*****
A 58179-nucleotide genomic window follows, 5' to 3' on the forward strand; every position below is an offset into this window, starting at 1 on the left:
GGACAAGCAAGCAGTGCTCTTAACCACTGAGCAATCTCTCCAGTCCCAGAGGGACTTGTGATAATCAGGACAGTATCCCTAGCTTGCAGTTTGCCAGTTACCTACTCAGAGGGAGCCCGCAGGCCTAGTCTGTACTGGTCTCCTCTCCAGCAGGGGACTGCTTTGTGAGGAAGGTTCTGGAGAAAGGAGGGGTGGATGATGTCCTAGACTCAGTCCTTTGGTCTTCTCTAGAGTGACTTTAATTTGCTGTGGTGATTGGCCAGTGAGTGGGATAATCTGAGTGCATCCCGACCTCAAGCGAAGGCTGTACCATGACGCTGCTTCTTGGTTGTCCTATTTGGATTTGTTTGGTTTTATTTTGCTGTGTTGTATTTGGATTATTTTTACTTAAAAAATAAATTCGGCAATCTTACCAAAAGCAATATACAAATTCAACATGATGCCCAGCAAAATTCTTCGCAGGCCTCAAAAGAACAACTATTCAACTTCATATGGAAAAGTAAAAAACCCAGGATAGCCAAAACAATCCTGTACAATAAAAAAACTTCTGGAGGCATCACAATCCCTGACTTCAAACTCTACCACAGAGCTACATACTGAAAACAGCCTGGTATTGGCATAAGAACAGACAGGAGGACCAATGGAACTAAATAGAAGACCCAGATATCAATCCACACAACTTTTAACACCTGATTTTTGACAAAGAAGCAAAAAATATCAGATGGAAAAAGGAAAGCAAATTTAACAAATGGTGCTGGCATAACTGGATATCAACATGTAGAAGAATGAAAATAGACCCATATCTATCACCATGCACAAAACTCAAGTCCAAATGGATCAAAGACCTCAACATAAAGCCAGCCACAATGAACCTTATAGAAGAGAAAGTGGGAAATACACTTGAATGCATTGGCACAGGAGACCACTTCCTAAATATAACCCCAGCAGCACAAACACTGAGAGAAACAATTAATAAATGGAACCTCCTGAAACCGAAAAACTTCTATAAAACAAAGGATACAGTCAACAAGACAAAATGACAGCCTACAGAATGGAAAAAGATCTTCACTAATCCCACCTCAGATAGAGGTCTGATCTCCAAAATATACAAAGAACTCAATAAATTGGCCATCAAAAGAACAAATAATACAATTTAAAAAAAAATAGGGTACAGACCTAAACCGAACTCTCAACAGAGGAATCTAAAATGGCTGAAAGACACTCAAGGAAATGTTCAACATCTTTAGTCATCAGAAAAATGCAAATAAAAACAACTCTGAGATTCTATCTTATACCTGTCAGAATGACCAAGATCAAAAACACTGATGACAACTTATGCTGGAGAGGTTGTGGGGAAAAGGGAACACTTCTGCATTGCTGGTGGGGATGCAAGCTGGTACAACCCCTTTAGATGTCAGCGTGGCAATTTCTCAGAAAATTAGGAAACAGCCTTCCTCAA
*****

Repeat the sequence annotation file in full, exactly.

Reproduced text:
A 58179-nucleotide genomic window follows, 5' to 3' on the forward strand; every position below is an offset into this window, starting at 1 on the left:
GGACAAGCAAGCAGTGCTCTTAACCACTGAGCAATCTCTCCAGTCCCAGAGGGACTTGTGATAATCAGGACAGTATCCCTAGCTTGCAGTTTGCCAGTTACCTACTCAGAGGGAGCCCGCAGGCCTAGTCTGTACTGGTCTCCTCTCCAGCAGGGGACTGCTTTGTGAGGAAGGTTCTGGAGAAAGGAGGGGTGGATGATGTCCTAGACTCAGTCCTTTGGTCTTCTCTAGAGTGACTTTAATTTGCTGTGGTGATTGGCCAGTGAGTGGGATAATCTGAGTGCATCCCGACCTCAAGCGAAGGCTGTACCATGACGCTGCTTCTTGGTTGTCCTATTTGGATTTGTTTGGTTTTATTTTGCTGTGTTGTATTTGGATTATTTTTACTTAAAAAATAAATTCGGCAATCTTACCAAAAGCAATATACAAATTCAACATGATGCCCAGCAAAATTCTTCGCAGGCCTCAAAAGAACAACTATTCAACTTCATATGGAAAAGTAAAAAACCCAGGATAGCCAAAACAATCCTGTACAATAAAAAAACTTCTGGAGGCATCACAATCCCTGACTTCAAACTCTACCACAGAGCTACATACTGAAAACAGCCTGGTATTGGCATAAGAACAGACAGGAGGACCAATGGAACTAAATAGAAGACCCAGATATCAATCCACACAACTTTTAACACCTGATTTTTGACAAAGAAGCAAAAAATATCAGATGGAAAAAGGAAAGCAAATTTAACAAATGGTGCTGGCATAACTGGATATCAACATGTAGAAGAATGAAAATAGACCCATATCTATCACCATGCACAAAACTCAAGTCCAAATGGATCAAAGACCTCAACATAAAGCCAGCCACAATGAACCTTATAGAAGAGAAAGTGGGAAATACACTTGAATGCATTGGCACAGGAGACCACTTCCTAAATATAACCCCAGCAGCACAAACACTGAGAGAAACAATTAATAAATGGAACCTCCTGAAACCGAAAAACTTCTATAAAACAAAGGATACAGTCAACAAGACAAAATGACAGCCTACAGAATGGAAAAAGATCTTCACTAATCCCACCTCAGATAGAGGTCTGATCTCCAAAATATACAAAGAACTCAATAAATTGGCCATCAAAAGAACAAATAATACAATTTAAAAAAAAATAGGGTACAGACCTAAACCGAACTCTCAACAGAGGAATCTAAAATGGCTGAAAGACACTCAAGGAAATGTTCAACATCTTTAGTCATCAGAAAAATGCAAATAAAAACAACTCTGAGATTCTATCTTATACCTGTCAGAATGACCAAGATCAAAAACACTGATGACAACTTATGCTGGAGAGGTTGTGGGGAAAAGGGAACACTTCTGCATTGCTGGTGGGGATGCAAGCTGGTACAACCCCTTTAGATGTCAGCGTGGCAATTTCTCAGAAAATTAGGAAACAGCCTTCCTCAA